“Building an internal sense of safety and trust, as well as safe connection with others, is hard and sacred work. It’s key to beginning to understand and process the stories and unhealed wounds that have made us who we are. . . . Instead of being a great burden (though it may feel that way at times), what a great mercy it is that it’s possible for us to repair it.”- Aundi Kolber
“Beauty is one of God’s names.”- Gregory of Nyssa
Aundi Kolber concludes Chapter 5 of Strong Like Water with the observation that when we see something that moves us or causes us to feel deeply, it calls out something. Perhaps, she suggests, the imago Dei — the image of God — in each of us.
As a result, Aundi developed the ART tool. A tool she hopes will provide language and tools to help us to continue to reparent ourselves.
1. Attune. In this first step you begin to name your experience. Hence, you may choose to (a) simply notice the sensations in your body or (b) note your felt sense of the experience. The general theme.
Furthermore, attunement, as a vital part of building self-trust, allows us to know how to respond to our own needs. Because we tap into the reality of what actually is, attunement equips us.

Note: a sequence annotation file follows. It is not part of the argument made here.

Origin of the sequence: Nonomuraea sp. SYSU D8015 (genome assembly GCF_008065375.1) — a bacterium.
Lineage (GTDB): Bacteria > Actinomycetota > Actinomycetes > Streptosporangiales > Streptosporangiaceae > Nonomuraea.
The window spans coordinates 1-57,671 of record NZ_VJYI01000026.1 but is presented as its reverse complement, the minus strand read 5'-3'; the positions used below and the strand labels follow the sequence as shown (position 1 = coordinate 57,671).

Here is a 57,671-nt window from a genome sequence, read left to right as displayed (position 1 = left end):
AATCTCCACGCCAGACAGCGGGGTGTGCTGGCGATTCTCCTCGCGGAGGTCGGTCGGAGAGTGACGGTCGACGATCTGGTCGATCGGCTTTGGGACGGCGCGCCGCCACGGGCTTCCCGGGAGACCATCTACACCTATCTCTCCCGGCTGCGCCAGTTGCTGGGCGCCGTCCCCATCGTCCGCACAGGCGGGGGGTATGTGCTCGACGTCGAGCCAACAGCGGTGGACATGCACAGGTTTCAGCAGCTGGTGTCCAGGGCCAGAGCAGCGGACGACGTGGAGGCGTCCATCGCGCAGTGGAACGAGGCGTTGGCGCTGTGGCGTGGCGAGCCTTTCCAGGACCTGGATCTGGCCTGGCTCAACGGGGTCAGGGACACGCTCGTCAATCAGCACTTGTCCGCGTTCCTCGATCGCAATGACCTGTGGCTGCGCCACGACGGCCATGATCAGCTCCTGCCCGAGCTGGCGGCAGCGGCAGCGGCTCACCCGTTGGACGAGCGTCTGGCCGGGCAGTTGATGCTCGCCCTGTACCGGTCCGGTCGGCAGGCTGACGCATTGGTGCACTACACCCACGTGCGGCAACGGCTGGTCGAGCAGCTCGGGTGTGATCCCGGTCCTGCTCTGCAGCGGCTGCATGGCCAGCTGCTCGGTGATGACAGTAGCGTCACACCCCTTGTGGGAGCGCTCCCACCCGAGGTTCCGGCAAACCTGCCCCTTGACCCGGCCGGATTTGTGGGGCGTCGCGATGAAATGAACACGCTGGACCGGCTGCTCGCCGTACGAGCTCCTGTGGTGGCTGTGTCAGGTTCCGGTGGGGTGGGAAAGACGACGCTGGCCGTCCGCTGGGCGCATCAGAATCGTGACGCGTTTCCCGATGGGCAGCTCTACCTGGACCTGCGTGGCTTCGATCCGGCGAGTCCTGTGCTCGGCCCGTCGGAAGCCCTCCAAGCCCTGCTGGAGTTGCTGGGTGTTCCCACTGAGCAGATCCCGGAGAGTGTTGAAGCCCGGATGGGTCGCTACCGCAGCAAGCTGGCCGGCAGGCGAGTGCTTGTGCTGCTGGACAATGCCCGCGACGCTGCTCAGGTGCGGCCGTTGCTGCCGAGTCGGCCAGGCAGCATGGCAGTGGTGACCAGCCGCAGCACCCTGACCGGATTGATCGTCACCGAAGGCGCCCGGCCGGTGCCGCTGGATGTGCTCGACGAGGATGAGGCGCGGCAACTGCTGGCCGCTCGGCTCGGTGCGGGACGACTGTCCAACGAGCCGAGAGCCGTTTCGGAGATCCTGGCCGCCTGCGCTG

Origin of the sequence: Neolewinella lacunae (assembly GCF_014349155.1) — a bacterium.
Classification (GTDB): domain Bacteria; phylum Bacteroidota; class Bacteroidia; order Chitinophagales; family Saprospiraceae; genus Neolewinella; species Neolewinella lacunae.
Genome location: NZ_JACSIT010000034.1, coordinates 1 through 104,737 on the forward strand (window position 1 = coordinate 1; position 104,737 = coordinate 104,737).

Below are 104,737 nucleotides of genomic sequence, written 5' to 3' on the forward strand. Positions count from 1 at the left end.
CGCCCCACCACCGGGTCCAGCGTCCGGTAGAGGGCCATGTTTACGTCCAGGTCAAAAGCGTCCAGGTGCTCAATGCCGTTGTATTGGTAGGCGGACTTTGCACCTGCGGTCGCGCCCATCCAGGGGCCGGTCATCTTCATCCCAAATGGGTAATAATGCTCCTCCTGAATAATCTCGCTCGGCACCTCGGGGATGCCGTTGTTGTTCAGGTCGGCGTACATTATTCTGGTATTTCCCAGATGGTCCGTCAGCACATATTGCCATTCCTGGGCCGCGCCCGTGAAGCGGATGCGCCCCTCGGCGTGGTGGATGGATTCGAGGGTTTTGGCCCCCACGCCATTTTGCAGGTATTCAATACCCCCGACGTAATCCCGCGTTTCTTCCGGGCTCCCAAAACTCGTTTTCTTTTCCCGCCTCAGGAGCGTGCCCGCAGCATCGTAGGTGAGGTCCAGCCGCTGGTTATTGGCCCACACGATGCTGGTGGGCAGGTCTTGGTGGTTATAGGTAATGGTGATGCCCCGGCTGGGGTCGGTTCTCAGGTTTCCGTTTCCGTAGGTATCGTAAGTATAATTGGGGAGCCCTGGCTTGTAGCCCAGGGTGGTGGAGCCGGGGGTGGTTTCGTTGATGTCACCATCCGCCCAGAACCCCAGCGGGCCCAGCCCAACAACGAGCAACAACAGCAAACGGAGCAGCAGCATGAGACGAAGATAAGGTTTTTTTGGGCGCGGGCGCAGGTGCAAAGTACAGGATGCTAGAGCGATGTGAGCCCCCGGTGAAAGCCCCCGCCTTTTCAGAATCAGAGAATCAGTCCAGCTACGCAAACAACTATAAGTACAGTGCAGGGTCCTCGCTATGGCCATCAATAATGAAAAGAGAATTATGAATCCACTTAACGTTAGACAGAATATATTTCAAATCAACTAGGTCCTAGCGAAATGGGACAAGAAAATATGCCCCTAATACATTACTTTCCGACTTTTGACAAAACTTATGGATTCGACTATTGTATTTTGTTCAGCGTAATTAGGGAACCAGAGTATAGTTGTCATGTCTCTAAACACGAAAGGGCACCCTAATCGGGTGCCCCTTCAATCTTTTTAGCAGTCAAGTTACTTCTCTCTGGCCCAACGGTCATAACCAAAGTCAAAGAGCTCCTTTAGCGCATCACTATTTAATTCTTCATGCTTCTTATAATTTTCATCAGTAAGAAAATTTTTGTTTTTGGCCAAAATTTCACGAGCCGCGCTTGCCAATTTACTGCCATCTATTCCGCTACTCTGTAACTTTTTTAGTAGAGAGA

2. Respond. A vital part of practicing ART involves responding to your own needs. Since attunement can inform you what’s going on, in itself, it’s a form of response. So, the next step involves mobilizing your energy to act on your own behalf. To respond to yourself in love.
3. Tend. In this final phase of ART, two things occur. You (a) keep an eye out for your own needs while (b) making yourself available for others.
Above all, when you attune and respond to your most pressing needs, most likely your body won’t need you in quite the same way. Because you’re connected to yourself, you can step back a bit. yet, you remain willing to be available to yourself when needed. That builds trust.
Today’s question: How do you see repair as a great mercy? Please share.
Tomorrow’s blog: “Resourcing – nourishing ourselves”